Activist priest asks Congress to investigate NGO fund scandalBy Delfin T. Mallari Jr.
Inquirer Southern Luzon
LUCENA CITY, Philippines—Activist priest Fr. Robert Reyes on Friday called on Congress to conduct a serious investigation on the operations of so-called ”non-government organizations” in the country following the fund scandal that involved the founder and president of Visayan Forum Foundation Inc., a group known for its campaign against human trafficking.
“A congressional hearing is in order to assess the state of Philippine NGOs today,” Reyes said over the phone.
He said the fund scandal involving VFFI president Ma. Cecilia Flores-Oebanda, accused by the US Agency for International Development of failing to account for P210 million in US aid, is an opportunity for NGOs to reexamine their existence.
“The case is a wake up and conscience call for complacent NGOs to reexamine their raison d’être and the fake or fly-by-night NGOs to consider just closing shop before the state catches and prosecutes them,” said Reyes, popularly known as the “running priest” for initiating marathons to raise public awareness about social and political issues.
He noted that the Edsa People power revolution was helped propelled by NGOs and people’s organizations which were motivated by “clear ethical and political principles.”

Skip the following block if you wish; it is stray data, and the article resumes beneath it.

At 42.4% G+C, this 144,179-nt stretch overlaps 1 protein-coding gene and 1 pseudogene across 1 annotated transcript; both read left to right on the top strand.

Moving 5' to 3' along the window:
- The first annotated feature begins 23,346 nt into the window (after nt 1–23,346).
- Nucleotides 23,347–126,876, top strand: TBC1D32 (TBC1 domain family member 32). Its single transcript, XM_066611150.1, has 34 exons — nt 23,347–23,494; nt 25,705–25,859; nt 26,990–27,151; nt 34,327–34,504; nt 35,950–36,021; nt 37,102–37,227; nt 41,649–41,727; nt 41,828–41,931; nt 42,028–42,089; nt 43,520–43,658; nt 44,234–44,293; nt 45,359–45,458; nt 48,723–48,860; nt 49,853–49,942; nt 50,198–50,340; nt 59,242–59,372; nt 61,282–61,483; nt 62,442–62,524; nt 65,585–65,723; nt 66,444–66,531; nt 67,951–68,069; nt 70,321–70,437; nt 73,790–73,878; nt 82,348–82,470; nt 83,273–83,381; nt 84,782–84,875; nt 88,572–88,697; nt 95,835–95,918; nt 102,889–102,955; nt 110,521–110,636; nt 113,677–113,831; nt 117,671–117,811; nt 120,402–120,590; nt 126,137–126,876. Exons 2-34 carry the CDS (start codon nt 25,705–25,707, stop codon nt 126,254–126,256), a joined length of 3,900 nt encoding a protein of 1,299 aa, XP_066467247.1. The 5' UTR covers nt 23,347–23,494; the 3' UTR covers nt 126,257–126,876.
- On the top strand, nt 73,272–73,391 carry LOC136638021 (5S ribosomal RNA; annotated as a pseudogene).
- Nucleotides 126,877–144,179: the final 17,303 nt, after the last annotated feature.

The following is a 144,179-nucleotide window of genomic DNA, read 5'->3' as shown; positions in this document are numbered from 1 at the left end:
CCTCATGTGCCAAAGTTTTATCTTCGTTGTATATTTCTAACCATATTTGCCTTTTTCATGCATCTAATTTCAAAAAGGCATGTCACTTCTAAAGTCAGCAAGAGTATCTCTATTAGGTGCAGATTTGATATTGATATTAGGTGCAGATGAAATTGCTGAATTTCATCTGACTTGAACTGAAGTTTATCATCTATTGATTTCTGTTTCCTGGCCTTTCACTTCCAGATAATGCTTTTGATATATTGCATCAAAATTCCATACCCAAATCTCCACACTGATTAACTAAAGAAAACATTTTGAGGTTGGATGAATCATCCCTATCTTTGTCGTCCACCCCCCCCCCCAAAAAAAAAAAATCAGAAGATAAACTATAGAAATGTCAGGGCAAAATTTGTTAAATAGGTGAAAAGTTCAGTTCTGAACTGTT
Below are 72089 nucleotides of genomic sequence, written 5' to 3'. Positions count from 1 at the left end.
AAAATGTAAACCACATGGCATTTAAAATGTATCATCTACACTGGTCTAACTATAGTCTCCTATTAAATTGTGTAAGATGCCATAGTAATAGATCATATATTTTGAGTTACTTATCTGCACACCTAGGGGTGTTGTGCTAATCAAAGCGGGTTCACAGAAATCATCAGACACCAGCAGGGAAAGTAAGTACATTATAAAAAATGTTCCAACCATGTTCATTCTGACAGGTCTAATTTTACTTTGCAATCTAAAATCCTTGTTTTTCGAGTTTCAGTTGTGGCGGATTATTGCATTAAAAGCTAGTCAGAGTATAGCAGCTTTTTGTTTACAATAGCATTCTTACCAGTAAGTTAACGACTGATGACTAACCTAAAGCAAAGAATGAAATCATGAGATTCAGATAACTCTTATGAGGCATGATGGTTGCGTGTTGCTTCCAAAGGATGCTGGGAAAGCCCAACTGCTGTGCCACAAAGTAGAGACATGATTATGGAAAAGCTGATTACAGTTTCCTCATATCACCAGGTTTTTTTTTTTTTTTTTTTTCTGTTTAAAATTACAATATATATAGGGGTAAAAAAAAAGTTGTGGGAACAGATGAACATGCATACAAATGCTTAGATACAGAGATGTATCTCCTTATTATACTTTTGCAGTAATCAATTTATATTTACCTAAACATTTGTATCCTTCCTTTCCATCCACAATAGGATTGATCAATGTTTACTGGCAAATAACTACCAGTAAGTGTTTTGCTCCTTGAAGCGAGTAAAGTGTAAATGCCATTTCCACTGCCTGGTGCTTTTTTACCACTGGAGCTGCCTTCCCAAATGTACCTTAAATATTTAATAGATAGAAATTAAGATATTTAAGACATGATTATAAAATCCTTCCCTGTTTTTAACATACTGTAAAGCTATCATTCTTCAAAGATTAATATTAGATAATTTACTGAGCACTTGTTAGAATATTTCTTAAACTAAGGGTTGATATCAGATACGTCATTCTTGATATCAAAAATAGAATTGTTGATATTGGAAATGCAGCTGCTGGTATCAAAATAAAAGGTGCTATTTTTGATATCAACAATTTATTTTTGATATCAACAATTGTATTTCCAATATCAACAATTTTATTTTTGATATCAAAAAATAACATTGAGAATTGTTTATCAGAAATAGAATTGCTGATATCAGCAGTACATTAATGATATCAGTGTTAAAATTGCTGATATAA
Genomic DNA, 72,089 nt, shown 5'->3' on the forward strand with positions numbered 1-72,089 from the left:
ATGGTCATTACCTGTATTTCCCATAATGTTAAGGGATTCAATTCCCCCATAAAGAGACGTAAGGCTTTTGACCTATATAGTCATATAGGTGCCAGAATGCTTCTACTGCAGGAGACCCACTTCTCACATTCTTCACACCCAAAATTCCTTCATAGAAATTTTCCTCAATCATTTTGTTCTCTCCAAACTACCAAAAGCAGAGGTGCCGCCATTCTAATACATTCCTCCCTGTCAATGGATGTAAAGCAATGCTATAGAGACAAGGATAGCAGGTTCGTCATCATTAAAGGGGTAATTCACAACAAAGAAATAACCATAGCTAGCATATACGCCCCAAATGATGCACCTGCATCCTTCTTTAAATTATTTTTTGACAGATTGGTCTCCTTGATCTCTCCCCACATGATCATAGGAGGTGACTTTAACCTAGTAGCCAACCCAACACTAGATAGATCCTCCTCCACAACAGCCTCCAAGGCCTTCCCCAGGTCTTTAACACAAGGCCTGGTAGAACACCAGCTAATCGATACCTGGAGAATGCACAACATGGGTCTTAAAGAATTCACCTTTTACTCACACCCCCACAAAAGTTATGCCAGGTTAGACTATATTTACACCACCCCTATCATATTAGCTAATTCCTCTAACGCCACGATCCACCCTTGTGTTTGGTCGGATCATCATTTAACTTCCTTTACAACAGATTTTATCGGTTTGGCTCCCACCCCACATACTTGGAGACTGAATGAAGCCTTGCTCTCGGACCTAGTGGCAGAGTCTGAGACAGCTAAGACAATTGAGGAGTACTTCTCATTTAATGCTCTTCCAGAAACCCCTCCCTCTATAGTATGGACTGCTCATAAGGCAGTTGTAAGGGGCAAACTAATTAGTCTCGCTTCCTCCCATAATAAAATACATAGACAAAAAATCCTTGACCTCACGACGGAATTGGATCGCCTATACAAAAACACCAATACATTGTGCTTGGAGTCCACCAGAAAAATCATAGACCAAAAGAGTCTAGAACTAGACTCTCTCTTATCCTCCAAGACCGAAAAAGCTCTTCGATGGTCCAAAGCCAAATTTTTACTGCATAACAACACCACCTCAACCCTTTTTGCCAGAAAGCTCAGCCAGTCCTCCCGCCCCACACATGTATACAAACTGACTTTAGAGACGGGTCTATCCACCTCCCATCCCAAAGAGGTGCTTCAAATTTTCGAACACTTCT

Reyes lamented that after the peaceful revolution that toppled the Marcos dictatorship, “the ethical and political transformation just vanished.”
“Everything went into relax mode. Ideals, activism, vigilance and unfortunately, even ethical principles,” Reyes observed.
Reyes also bewailed that even the NGO officers and workers no longer worked and died for their ideals. “And worst, we even hear of funding-driven NGOs,” he said.
Based on the complaint of USAID, the National Bureau of Investigation has recommended the prosecution of Flores-Oebanda, VFFI directors, finance officers, bookkeepers and other employees on charges of falsification of documents.
The charges were based on the complaint by Daniel Altman, special agent in charge of the Europe and Asia Office of the Inspector General-USAID, the testimony of two “whistle blowers” and boxes of falsified documents seized in a raid on the VFFI office in Cubao, Quezon City.
It was alleged that VFFI fabricated the receipts and contracts to justify the expenses charged against the P300 million donated by the USAID.
Laurence Arroyo, lawyer of the VFFI, denied the NBI findings and said that a former VFFI employee could be behind the falsification of documents.
The VFFI provides education, shelter and psychological help to victims of trafficking. It receives funds from international donors such as the USAID, the US Department of State, Bill Gates Foundation and Starbucks.